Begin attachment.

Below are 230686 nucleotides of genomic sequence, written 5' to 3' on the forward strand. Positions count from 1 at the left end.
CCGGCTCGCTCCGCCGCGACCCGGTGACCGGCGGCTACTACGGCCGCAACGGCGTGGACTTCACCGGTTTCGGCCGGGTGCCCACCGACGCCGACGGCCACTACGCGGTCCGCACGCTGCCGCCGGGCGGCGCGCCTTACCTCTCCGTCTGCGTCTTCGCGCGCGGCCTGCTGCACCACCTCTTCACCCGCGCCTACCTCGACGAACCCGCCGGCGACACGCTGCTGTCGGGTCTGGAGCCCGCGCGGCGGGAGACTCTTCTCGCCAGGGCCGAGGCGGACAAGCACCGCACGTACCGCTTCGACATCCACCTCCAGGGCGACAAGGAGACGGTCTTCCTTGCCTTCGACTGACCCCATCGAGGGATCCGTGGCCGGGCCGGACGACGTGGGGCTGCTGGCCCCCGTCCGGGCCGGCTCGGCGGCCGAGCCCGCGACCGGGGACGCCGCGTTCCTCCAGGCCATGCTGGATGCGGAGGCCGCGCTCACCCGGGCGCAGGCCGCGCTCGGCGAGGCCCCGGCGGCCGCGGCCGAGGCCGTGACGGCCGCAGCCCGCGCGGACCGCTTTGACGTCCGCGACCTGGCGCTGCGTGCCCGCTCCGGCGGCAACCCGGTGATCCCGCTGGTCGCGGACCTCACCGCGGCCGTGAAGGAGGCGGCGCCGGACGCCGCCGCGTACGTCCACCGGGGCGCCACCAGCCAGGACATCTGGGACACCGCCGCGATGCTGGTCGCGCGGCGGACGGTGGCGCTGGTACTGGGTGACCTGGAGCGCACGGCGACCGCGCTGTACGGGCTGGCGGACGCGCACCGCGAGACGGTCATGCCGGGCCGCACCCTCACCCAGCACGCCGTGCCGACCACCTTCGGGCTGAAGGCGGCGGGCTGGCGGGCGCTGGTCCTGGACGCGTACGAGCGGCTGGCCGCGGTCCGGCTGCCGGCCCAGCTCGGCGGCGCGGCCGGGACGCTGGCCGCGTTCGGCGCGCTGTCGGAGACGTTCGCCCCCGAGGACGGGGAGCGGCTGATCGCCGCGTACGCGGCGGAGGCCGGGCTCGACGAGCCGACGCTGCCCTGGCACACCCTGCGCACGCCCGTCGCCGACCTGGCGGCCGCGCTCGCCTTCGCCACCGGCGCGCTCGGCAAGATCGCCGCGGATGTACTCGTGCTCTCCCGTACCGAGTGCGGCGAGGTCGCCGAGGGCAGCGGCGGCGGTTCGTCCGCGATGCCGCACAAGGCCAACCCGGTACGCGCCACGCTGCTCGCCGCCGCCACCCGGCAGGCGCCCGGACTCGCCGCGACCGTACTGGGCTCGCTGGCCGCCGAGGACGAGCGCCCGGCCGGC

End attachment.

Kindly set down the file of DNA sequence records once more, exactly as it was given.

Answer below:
Below are 230686 nucleotides of genomic sequence, written 5' to 3' on the forward strand. Positions count from 1 at the left end.
CCGGCTCGCTCCGCCGCGACCCGGTGACCGGCGGCTACTACGGCCGCAACGGCGTGGACTTCACCGGTTTCGGCCGGGTGCCCACCGACGCCGACGGCCACTACGCGGTCCGCACGCTGCCGCCGGGCGGCGCGCCTTACCTCTCCGTCTGCGTCTTCGCGCGCGGCCTGCTGCACCACCTCTTCACCCGCGCCTACCTCGACGAACCCGCCGGCGACACGCTGCTGTCGGGTCTGGAGCCCGCGCGGCGGGAGACTCTTCTCGCCAGGGCCGAGGCGGACAAGCACCGCACGTACCGCTTCGACATCCACCTCCAGGGCGACAAGGAGACGGTCTTCCTTGCCTTCGACTGACCCCATCGAGGGATCCGTGGCCGGGCCGGACGACGTGGGGCTGCTGGCCCCCGTCCGGGCCGGCTCGGCGGCCGAGCCCGCGACCGGGGACGCCGCGTTCCTCCAGGCCATGCTGGATGCGGAGGCCGCGCTCACCCGGGCGCAGGCCGCGCTCGGCGAGGCCCCGGCGGCCGCGGCCGAGGCCGTGACGGCCGCAGCCCGCGCGGACCGCTTTGACGTCCGCGACCTGGCGCTGCGTGCCCGCTCCGGCGGCAACCCGGTGATCCCGCTGGTCGCGGACCTCACCGCGGCCGTGAAGGAGGCGGCGCCGGACGCCGCCGCGTACGTCCACCGGGGCGCCACCAGCCAGGACATCTGGGACACCGCCGCGATGCTGGTCGCGCGGCGGACGGTGGCGCTGGTACTGGGTGACCTGGAGCGCACGGCGACCGCGCTGTACGGGCTGGCGGACGCGCACCGCGAGACGGTCATGCCGGGCCGCACCCTCACCCAGCACGCCGTGCCGACCACCTTCGGGCTGAAGGCGGCGGGCTGGCGGGCGCTGGTCCTGGACGCGTACGAGCGGCTGGCCGCGGTCCGGCTGCCGGCCCAGCTCGGCGGCGCGGCCGGGACGCTGGCCGCGTTCGGCGCGCTGTCGGAGACGTTCGCCCCCGAGGACGGGGAGCGGCTGATCGCCGCGTACGCGGCGGAGGCCGGGCTCGACGAGCCGACGCTGCCCTGGCACACCCTGCGCACGCCCGTCGCCGACCTGGCGGCCGCGCTCGCCTTCGCCACCGGCGCGCTCGGCAAGATCGCCGCGGATGTACTCGTGCTCTCCCGTACCGAGTGCGGCGAGGTCGCCGAGGGCAGCGGCGGCGGTTCGTCCGCGATGCCGCACAAGGCCAACCCGGTACGCGCCACGCTGCTCGCCGCCGCCACCCGGCAGGCGCCCGGACTCGCCGCGACCGTACTGGGCTCGCTGGCCGCCGAGGACGAGCGCCCGGCCGGC